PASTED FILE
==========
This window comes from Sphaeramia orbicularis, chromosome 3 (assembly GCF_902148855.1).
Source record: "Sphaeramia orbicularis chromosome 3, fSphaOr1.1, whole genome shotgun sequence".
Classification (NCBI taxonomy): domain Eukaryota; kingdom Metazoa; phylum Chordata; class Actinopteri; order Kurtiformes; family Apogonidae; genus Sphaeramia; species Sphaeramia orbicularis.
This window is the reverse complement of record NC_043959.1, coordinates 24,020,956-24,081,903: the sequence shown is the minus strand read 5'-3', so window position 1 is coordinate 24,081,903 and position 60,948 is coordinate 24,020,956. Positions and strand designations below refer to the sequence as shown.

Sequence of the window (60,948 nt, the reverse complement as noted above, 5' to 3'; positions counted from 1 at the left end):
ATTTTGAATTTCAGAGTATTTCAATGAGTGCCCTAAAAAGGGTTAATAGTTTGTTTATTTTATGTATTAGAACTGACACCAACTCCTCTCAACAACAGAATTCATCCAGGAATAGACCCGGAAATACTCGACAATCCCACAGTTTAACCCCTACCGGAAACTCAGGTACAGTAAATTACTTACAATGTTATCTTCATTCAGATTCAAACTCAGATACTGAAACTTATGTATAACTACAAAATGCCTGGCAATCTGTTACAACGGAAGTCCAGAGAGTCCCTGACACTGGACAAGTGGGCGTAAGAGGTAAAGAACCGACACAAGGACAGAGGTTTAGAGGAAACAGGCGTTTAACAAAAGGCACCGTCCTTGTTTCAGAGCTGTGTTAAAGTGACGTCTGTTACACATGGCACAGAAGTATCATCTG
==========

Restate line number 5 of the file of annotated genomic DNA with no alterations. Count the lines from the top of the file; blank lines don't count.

Sequence of the window (60,948 nt, the reverse complement as noted above, 5' to 3'; positions counted from 1 at the left end):